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An ageing Australia: Preparing for the future

Commission research paper

This flagship report was released on 22 November 2013. An errata was released on 17 June 2014.

The report focuses on the effects of ageing on economic output (underpinned by changes in population, participation and productivity) and the resulting implications for government budgets were current policy settings to be maintained. In that context, it will help inform the forthcoming Intergenerational Report (IGR) by The Treasury.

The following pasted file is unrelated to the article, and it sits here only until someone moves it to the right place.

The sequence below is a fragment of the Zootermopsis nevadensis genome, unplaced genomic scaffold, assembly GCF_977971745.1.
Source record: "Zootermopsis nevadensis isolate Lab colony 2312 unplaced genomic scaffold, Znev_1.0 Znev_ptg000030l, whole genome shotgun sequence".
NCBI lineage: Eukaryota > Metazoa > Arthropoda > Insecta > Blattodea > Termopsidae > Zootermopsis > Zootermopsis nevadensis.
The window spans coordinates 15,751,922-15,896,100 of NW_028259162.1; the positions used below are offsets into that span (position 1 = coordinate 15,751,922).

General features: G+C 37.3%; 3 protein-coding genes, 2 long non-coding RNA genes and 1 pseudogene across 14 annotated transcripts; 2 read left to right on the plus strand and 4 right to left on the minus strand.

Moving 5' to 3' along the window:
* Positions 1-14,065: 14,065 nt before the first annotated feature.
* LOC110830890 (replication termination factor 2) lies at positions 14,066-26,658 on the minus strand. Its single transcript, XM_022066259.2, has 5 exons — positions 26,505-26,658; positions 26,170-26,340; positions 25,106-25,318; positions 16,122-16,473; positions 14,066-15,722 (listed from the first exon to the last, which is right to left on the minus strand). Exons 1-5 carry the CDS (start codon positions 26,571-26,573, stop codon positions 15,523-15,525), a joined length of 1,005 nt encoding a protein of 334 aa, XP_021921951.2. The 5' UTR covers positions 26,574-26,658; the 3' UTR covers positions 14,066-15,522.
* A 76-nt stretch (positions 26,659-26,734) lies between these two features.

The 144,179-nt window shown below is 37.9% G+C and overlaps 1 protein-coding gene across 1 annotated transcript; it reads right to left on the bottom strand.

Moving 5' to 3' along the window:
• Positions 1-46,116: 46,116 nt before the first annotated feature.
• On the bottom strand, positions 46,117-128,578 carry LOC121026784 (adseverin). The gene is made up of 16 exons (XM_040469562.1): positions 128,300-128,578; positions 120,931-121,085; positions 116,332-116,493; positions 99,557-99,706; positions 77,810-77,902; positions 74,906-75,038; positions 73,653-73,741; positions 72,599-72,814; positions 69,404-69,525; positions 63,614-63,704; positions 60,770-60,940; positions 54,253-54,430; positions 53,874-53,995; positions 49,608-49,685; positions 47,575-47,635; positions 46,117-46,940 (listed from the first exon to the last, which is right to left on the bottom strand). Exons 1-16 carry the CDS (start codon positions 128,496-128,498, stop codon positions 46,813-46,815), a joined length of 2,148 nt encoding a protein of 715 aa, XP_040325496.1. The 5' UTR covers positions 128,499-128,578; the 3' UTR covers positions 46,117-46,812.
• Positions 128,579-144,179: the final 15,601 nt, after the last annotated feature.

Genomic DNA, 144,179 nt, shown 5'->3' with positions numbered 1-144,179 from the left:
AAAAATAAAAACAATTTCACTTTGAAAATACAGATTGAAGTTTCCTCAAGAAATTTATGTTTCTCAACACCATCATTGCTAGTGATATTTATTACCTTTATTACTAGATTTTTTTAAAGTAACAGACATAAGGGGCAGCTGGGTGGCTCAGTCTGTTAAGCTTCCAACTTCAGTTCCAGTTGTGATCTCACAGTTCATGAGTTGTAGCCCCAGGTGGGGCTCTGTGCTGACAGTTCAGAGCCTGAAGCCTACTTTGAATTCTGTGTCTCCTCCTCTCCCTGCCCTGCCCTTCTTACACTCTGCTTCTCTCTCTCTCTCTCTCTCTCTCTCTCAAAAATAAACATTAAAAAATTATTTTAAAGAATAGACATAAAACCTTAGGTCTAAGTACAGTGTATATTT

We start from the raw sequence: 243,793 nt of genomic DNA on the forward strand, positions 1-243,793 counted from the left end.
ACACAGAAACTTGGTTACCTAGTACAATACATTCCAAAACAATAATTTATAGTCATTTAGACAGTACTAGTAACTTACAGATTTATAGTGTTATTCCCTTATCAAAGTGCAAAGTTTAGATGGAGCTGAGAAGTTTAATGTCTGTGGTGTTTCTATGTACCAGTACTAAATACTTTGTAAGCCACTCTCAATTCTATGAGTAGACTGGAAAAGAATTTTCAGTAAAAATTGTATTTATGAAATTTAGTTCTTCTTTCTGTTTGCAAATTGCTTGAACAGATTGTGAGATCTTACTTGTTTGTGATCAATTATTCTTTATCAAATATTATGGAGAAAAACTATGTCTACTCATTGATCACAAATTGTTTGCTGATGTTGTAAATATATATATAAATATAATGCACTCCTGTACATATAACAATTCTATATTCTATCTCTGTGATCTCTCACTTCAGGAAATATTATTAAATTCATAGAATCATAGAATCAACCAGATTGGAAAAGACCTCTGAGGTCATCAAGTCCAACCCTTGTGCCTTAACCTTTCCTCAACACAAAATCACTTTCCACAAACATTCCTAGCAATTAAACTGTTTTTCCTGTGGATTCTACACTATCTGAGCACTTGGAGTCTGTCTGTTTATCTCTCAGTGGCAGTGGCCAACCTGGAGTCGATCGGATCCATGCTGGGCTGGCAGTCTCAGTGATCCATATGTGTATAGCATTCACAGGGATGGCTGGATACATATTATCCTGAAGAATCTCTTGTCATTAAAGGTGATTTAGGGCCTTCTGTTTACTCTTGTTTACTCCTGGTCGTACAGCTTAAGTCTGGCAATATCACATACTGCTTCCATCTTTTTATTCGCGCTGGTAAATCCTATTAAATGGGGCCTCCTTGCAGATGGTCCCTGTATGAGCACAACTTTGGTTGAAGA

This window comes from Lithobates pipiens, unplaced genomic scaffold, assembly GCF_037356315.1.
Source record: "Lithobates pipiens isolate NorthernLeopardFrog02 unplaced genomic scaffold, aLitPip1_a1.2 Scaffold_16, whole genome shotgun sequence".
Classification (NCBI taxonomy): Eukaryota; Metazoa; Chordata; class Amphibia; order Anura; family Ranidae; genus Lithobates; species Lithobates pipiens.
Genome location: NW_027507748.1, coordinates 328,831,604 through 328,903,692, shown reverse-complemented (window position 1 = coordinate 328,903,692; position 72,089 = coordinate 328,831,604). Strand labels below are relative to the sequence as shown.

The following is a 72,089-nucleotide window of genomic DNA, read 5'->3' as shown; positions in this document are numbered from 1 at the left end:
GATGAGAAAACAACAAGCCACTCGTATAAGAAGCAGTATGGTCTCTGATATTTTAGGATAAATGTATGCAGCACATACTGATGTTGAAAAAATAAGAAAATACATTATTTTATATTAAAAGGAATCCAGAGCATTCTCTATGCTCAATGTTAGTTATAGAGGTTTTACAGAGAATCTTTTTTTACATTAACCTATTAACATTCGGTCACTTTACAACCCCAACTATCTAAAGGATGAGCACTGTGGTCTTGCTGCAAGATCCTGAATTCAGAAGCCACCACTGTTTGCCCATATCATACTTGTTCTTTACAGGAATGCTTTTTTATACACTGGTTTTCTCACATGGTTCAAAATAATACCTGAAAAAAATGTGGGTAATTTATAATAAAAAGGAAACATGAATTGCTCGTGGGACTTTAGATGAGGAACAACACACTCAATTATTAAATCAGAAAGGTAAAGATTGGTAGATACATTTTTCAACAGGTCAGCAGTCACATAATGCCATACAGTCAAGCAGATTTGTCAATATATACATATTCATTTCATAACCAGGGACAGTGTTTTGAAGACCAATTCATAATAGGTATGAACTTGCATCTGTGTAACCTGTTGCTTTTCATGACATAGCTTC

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  • Key points
  • Media release
  • Contents
  • Data
  • Australia's population will both grow strongly and become older. Such slow but profound shifts in the nature of a society do not elicit the same scrutiny as immediate policy issues. The preferable time to contemplate the implications is while these near inevitable trends are still in their infancy.
  • Population ageing is largely a positive outcome, primarily reflecting improved life expectancy. A female (male) born in 2012 will on average live for an estimated 94.4 (91.6) years.
  • However, population growth and ageing will affect labour supply, economic output, infrastructure requirements and governments' budgets.
  • Australia's population is projected to rise to around 38 million by 2060, or around 15 million more than the population in 2012. Sydney and Melbourne can be expected to grow by around 3 million each over this period.